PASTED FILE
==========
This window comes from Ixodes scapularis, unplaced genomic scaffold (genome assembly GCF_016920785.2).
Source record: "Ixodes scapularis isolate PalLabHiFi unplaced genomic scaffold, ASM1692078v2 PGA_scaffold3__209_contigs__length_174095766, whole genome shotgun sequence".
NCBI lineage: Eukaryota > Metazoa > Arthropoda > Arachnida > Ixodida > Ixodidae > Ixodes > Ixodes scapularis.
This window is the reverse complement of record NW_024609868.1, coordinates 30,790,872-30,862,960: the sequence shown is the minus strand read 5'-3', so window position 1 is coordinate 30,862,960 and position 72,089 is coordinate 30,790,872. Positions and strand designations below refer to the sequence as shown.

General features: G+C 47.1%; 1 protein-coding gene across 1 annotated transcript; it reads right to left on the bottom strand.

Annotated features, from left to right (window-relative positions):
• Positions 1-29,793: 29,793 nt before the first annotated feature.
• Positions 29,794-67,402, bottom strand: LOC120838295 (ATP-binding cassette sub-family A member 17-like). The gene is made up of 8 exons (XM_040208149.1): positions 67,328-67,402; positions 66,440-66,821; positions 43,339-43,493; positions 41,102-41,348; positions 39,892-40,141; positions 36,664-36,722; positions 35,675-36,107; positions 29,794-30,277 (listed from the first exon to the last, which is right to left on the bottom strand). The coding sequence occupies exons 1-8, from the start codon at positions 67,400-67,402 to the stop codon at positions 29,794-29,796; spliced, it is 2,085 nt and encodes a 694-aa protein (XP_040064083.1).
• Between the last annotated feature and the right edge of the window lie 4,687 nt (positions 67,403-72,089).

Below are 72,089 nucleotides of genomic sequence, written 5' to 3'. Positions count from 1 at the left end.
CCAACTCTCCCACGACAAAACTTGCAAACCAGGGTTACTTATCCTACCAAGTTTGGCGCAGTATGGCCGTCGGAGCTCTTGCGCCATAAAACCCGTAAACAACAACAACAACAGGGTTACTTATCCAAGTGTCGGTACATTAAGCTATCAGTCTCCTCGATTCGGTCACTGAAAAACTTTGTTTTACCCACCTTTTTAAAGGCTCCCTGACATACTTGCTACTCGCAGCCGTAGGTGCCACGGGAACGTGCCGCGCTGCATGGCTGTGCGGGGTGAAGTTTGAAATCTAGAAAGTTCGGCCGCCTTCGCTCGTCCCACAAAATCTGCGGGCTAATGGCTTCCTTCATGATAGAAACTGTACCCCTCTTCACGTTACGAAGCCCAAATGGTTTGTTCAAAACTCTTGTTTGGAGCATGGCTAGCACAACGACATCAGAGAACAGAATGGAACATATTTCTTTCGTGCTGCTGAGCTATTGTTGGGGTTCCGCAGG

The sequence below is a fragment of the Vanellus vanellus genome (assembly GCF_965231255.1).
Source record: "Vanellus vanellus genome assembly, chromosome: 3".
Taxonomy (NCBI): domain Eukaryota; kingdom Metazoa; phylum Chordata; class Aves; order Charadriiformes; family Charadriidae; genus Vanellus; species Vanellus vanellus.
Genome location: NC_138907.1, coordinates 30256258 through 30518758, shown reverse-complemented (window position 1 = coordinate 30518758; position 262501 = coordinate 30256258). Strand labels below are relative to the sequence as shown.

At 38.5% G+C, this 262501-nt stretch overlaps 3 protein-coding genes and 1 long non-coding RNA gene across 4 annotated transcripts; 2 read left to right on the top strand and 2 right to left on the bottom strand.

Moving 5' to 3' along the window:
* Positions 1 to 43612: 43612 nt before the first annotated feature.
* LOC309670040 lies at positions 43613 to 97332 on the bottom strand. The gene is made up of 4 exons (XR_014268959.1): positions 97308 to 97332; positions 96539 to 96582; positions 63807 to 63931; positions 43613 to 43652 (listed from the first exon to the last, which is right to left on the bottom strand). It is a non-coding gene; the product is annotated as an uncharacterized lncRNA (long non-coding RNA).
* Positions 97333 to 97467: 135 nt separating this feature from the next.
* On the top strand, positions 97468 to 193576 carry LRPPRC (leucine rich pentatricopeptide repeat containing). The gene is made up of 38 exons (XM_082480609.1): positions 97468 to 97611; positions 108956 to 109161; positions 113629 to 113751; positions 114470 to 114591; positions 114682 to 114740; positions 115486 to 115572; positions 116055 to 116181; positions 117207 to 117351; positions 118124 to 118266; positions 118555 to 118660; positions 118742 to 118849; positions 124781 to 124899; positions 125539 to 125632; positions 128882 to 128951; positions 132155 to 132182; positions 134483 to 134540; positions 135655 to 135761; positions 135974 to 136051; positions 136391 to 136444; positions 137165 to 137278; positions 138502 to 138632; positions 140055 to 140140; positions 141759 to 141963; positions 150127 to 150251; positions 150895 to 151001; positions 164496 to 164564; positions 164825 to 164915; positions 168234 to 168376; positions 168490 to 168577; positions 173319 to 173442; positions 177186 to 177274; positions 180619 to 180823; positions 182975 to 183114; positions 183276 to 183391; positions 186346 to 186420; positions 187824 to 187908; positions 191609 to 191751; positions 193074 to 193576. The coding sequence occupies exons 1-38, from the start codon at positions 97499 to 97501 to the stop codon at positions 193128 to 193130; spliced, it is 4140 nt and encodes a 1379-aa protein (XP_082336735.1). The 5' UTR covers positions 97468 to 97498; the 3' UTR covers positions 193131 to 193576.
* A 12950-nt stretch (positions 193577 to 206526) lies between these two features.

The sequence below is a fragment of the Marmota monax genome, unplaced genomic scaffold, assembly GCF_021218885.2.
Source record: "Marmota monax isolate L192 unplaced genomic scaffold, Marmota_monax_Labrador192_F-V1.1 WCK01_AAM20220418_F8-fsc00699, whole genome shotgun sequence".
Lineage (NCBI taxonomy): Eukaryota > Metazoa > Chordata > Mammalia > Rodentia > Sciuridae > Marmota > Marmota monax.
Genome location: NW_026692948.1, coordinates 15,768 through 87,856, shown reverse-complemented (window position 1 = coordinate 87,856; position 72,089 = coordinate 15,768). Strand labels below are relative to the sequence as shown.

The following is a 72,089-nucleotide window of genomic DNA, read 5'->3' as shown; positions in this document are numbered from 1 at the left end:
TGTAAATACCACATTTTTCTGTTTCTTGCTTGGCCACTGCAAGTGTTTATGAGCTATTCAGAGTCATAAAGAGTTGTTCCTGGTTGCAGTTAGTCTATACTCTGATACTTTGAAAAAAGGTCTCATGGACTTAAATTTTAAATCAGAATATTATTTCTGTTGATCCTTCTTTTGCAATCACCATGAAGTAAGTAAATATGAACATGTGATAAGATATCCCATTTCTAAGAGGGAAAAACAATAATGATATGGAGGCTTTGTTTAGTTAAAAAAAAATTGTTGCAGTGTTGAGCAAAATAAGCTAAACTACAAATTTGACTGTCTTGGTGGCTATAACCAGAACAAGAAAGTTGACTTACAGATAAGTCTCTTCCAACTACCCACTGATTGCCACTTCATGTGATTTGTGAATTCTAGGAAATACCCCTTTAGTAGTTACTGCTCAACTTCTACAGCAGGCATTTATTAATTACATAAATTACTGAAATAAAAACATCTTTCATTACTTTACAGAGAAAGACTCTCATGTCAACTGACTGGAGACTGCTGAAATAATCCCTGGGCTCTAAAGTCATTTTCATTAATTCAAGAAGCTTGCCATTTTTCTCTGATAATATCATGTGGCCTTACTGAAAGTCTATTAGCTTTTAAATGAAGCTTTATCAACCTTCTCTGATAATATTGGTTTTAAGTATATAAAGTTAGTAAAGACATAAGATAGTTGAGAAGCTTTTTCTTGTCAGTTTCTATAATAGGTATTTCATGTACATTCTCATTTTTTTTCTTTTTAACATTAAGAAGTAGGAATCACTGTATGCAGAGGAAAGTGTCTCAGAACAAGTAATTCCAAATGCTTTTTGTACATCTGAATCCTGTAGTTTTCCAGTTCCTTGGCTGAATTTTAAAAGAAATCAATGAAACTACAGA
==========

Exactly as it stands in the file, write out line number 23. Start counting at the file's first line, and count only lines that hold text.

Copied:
The sequence below is a fragment of the Marmota monax genome, unplaced genomic scaffold, assembly GCF_021218885.2.